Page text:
Congress, apparently under the impression that it is reforming healthcare, has undertaken the reform of health insurance regulation with a vengeance. The more logical repository for “insurance reform” – financial services oversight and reform – has taken a back seat in Congress to “healthcare” reform.
In both of these debates, the demand for national action involving insurance has accelerated. The mandate for uniformity of laws and regulations among the states is implicit. Of course, this produces a massive collision with our state based regulatory system, which enables, and even fosters, differences among the states in the laws and regulations affecting insurance and their implementation by state regulators.
While Congress would like to establish uniform rules for the regulation of insurance, there is a firm understanding that the federal government does not have the manpower (or willpower) to regulate the insurance industry. As a result, the existing insurance regulatory structure (state insurance departments and the NAIC) are being conscripted (and/or even volunteering) to fill the void.
Prior to the crash of 2008 and the continuing financial troubles, the debate over insurance reform was between federal regulation and state regulation. Federal chartering and regulation of insurers was the focus of the debate. The principal concern was “dual regulation,” i.e., regulation by both the state and the federal government at the same time.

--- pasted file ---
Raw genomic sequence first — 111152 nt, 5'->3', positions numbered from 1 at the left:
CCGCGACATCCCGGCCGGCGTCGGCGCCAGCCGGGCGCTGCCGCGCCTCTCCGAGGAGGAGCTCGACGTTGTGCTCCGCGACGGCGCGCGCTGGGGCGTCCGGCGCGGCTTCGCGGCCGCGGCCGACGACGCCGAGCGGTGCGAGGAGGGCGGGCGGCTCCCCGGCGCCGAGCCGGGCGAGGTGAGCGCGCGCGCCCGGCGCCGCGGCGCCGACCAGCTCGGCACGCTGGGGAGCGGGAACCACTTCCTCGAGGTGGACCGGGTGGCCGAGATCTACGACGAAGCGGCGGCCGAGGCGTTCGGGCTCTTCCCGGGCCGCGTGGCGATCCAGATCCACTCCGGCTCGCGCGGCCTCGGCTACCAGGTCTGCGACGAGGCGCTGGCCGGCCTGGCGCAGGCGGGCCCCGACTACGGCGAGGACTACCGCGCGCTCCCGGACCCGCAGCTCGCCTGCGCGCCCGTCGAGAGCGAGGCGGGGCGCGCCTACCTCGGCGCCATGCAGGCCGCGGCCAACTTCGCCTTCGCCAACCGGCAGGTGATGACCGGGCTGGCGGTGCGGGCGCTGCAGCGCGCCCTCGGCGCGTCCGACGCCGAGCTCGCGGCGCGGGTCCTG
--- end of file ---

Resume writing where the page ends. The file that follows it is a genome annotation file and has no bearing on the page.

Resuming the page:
The demand for national action on insurance reform has refocused the debate. Current proposals and legislation before Congress are moving from the federal/state dichotomy to insurance regulation mandated by the federal government but implemented by the states. This is really a new variant on the old theme.
The result is likely to be some sort of “hybrid” regulation that roughly follows the model of the Terrorism Risk Insurance Act (“TRIA”). TRIA was passed by Congress in 2002 to provide reinsurance capacity for the terrorism risk market. TRIA is a federal law that preempts conflicting states laws and mandates that qualifying property casualty insurance companies offer terrorism risk coverage. Rulemaking and oversight by the U.S. Department of the Treasury is specifically authorized, and the federal Administrative Procedure Act applies.
This federal/state insurance legislation has worked well (although, thankfully, there has been no incident of terrorism to test the system). The demand for national action has produced other examples of this “hybrid” form of regulation. Congress is now considering:
NARAB II. The National Association of Registered Agents and Brokers Act of 2009 (NARAB II) (H.R. 2554) passed the House of Representatives. If enacted into law, this Act would result in the creation of a commission that would establish criteria for membership by insurance agents. An agent who gained membership would be able to do business in any state so long as he or she paid the appropriate fees. In other words, the time consuming and expensive process of multi-state licensing would be preempted. The Commissioners of NARAB II would be state regulators and industry representatives appointed by the President and the Federal Administrative Procedure Act would apply.